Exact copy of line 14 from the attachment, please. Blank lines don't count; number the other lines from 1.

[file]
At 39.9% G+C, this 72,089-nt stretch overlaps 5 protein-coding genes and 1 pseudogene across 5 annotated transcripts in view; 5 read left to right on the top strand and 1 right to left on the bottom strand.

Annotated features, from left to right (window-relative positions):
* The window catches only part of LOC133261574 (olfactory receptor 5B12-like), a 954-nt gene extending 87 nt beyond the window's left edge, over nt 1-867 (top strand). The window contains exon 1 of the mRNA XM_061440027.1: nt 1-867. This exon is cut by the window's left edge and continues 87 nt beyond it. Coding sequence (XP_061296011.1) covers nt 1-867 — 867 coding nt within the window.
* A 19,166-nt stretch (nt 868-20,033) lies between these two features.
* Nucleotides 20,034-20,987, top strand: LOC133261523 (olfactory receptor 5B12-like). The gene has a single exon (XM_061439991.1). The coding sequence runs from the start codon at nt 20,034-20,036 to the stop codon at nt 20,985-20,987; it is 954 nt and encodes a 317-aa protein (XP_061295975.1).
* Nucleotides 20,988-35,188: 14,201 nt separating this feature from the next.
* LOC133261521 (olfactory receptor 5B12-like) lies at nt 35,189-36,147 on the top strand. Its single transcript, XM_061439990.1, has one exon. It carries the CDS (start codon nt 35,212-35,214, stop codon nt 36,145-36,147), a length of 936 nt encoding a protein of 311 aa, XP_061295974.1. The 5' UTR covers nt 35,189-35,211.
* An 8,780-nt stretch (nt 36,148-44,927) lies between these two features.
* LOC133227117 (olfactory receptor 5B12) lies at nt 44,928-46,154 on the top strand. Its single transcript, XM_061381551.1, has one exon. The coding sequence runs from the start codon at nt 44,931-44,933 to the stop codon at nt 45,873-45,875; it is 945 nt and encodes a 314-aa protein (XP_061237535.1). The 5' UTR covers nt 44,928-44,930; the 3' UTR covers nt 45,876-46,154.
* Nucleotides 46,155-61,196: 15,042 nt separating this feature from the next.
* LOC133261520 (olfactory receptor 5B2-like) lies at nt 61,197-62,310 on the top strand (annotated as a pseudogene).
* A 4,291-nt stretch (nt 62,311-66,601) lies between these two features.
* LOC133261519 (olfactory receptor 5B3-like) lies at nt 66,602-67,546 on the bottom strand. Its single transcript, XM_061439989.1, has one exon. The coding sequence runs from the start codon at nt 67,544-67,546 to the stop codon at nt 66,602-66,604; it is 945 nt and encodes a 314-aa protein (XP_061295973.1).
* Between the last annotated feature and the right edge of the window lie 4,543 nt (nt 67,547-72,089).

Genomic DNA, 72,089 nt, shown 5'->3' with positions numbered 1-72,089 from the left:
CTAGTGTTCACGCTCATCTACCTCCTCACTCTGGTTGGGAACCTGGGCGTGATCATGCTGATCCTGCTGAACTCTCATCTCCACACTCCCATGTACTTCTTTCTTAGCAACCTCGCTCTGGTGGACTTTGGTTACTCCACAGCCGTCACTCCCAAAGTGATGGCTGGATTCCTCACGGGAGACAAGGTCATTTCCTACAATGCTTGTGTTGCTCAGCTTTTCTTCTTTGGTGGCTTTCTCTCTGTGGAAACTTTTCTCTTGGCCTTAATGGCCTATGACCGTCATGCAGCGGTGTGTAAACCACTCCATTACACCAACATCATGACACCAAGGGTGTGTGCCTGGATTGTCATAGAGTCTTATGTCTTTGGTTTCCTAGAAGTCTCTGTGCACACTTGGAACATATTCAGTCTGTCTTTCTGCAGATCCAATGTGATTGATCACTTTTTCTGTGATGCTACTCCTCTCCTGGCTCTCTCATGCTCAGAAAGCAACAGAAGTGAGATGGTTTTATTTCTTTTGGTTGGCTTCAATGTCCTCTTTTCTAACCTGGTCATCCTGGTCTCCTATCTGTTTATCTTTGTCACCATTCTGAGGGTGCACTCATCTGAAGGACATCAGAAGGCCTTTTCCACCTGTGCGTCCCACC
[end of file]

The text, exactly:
* Between the last annotated feature and the right edge of the window lie 4,543 nt (nt 67,547-72,089).